Class

UIStackView

A streamlined interface for laying out a collection of views in either a column or a row.

Overview

Stack views let you leverage the power of Auto Layout, creating user interfaces that can dynamically adapt to the device’s orientation, screen size, and any changes in the available space. The stack view manages the layout of all the views in its arrangedSubviews property. These views are arranged along the stack view’s axis, based on their order in the arrangedSubviews array. The exact layout varies depending on the stack view’s axis, distribution, alignment, spacing, and other properties.

To use a stack view, open the Storyboard you wish to edit. Drag either a Horizontal Stack View or a Vertical Stack View out from the Object library, and position the stack view where desired. Next, drag out the stack’s content, dropping the view or control into the stack. You can continue to add views and controls to your stack, as needed. Interface Builder resizes the stack based on its content. You can also adjust the appearance of the stack’s content by modifying the Stack View’s properties in the Attributes inspector.

Stack View and Auto Layout

The stack view uses Auto Layout to position and size its arranged views. The stack view aligns the first and last arranged view with its edges along the stack’s axis. In a horizontal stack, this means the first arranged view’s leading edge is pinned to the stack’s leading edge, and the last arranged view’s trailing edge is pinned to the stack’s trailing edge. In vertical stacks, the top and bottom edges are pinned, to the stack’s top and bottom edges respectively. If you set the stack view’s isLayoutMarginsRelativeArrangement property to true, the stack view pins its content to the relevant margin instead of its edge.

For all distributions except the fillEqually distribution, the stack view uses each arranged view’s intrinsicContentSize property when calculating its size along the stack’s axis. fillEqually resizes all the arranged views so they are the same size, filling the stack view along its axis. If possible, the stack view stretches all the arranged views to match the view with the longest intrinsic size along the stack’s axis.

For all alignments except the fill alignment, the stack view uses each arranged view’s intrinsicContentSize property when calculating its size perpendicular to the stack’s axis. fill resizes all the arranged views so that they fill the stack view perpendicularly to its axis. If possible, the stack view stretches all the arranged views to match the view with the largest intrinsic size perpendicular to the stack’s axis.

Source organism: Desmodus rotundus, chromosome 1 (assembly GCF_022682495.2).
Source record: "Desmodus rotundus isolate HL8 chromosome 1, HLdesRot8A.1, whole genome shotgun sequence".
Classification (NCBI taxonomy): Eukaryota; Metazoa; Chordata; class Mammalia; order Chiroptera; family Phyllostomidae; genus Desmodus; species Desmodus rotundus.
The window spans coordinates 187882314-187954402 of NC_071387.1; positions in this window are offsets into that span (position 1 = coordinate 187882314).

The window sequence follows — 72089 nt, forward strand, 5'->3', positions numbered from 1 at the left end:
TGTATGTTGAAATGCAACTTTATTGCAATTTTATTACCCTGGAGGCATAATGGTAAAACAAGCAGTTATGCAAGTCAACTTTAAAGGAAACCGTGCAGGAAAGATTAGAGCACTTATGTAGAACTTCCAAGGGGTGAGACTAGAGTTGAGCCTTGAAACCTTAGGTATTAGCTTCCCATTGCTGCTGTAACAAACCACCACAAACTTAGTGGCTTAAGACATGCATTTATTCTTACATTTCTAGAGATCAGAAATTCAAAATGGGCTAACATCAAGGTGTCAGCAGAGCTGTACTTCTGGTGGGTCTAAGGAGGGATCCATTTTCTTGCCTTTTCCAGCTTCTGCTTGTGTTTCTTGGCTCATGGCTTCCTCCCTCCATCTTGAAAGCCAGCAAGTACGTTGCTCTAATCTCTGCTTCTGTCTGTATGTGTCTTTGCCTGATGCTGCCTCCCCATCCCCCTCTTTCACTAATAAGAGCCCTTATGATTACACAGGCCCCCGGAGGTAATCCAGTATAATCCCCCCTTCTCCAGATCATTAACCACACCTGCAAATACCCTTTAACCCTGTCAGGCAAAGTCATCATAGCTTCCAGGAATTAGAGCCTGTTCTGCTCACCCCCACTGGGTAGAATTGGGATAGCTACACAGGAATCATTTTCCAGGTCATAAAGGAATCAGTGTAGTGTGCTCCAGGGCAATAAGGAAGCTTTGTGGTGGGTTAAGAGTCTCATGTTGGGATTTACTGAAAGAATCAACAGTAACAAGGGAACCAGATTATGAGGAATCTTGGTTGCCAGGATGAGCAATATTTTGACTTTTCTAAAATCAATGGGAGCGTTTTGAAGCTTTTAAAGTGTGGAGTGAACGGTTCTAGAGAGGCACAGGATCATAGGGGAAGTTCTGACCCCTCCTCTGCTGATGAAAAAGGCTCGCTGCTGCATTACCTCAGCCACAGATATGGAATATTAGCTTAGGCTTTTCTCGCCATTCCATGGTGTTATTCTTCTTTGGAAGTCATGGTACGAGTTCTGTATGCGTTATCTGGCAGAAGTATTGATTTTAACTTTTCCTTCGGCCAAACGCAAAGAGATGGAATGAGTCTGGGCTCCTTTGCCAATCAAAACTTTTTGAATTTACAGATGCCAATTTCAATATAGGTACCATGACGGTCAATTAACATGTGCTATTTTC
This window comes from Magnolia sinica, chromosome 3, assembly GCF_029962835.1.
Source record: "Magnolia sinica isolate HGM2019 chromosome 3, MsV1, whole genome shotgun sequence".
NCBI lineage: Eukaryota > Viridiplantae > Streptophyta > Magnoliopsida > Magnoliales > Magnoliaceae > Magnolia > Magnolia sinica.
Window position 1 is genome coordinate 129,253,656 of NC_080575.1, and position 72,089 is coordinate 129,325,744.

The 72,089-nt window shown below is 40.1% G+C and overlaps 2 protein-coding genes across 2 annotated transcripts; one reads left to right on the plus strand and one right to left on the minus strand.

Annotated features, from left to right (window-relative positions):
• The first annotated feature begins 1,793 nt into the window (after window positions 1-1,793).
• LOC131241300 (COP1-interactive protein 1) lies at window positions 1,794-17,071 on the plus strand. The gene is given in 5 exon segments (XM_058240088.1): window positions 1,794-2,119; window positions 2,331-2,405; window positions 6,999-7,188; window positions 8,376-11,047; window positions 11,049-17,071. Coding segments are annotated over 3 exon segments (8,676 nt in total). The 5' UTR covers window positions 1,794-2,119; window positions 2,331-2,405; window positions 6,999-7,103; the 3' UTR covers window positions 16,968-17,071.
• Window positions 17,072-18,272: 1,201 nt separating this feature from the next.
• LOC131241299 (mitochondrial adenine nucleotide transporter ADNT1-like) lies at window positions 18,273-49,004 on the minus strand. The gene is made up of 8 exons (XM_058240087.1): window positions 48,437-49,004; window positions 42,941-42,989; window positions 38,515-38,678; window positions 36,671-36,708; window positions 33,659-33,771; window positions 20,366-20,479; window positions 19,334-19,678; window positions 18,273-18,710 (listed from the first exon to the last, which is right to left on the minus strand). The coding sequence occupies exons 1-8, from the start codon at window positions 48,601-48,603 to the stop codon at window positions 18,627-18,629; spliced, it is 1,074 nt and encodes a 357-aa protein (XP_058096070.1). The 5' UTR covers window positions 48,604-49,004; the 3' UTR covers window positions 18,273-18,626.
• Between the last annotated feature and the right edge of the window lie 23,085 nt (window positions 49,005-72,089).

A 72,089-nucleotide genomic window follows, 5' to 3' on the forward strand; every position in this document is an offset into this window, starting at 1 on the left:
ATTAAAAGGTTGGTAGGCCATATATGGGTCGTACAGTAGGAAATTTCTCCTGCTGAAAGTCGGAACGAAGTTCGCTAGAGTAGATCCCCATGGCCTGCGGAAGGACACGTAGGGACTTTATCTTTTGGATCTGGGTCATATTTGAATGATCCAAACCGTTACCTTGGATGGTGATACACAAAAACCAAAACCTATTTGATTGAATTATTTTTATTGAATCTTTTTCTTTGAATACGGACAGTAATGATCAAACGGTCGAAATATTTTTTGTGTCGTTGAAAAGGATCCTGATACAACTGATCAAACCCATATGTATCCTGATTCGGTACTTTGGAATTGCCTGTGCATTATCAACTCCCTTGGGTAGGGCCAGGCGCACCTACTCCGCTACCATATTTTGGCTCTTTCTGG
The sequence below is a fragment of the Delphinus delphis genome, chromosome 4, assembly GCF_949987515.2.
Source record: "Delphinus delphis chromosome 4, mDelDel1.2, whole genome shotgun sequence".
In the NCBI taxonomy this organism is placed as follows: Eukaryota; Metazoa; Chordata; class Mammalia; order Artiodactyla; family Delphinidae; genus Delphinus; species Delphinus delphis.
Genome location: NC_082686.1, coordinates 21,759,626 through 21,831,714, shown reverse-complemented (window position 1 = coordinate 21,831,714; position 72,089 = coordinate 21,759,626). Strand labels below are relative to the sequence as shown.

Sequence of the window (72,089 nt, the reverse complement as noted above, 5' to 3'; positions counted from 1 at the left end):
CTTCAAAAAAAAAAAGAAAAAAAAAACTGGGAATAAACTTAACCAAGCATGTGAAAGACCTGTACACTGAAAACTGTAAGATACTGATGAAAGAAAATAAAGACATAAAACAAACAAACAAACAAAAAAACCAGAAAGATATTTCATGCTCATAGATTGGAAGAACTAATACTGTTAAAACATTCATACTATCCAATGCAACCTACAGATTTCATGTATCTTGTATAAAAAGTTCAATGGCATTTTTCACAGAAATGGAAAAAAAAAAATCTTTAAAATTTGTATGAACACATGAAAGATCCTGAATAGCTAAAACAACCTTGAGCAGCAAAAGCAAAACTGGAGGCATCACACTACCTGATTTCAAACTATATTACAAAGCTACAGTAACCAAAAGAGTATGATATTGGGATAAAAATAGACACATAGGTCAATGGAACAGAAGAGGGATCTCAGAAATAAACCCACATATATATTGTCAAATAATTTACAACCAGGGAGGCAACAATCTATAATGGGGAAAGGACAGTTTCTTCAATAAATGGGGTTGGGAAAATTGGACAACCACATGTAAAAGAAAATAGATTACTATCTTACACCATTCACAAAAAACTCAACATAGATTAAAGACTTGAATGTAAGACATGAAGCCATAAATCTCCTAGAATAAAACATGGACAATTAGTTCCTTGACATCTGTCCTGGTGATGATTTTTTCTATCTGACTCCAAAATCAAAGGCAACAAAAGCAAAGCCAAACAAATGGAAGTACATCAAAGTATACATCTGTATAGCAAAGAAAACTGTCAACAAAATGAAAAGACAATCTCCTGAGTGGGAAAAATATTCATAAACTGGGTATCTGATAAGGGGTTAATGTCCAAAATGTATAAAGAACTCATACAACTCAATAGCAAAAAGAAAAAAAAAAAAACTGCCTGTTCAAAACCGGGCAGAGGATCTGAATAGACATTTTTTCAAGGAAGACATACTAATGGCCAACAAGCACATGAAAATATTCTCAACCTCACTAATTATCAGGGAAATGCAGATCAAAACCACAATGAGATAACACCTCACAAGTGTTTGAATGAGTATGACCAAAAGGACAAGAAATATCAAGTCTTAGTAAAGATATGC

Figure 2

Stack view

Positioning and Sizing the Stack View

Although a stack view allows you to layout its contents without using Auto Layout directly, you still need to use Auto Layout to position the stack view, itself. In general, this means pinning at least two, adjacent edges of the stack view to define its position. Without additional constraints, the system calculates the size of the stack view based on its contents.

  • Along the stack view’s axis, its fitting size is equal to the sum of the sizes of all the arranged views plus the space between views.

  • Perpendicular to the stack view’s axis, its fitting size is equal to the size of the largest arranged view.

  • If the stack view’s isLayoutMarginsRelativeArrangement property is set to true, the stack view’s fitting size is increased to include space for the margins.

You can provide additional constraints to specify the stack view’s height, width, or both. In these cases, the stack view adjusts the layout and size of its arranged views to fill the specified area. The exact layout varies based on the stack view’s properties. See the UIStackViewDistribution and UIStackViewAlignment enums for a complete description on how the stack view handles having either extra space or insufficient space for its content.

You can also position a stack view based on its first or last baseline, instead of using the top, bottom, or center Y position. Like the stack view’s fitting size, these baselines are calculated based on the stack view’s content.

  • A horizontal stack view returns its tallest view for both the forFirstBaselineLayout and forLastBaselineLayout methods. If the tallest view is also a stack view, it returns the result of calling forFirstBaselineLayout or forLastBaselineLayout on the nested stack view.

  • A vertical stack view returns its first arranged view for forFirstBaselineLayout and its last arranged view for forLastBaselineLayout. If either of these views are also stack views, then it returns the result of calling forFirstBaselineLayout or forLastBaselineLayout on the nested stack view.

Common Stack View Layouts

Here are some common approaches for laying out content using stack views.

  • Define the position only. You can define the stack view’s position by pinning two of its adjacent edges to its superview. In this case, the stack view’s size grows freely in both dimensions, based on its arranged views. This approach is particularly useful when you want the stack view’s content to appear at its intrinsic content size, and you want to arrange other user interface elements relative to the stack view.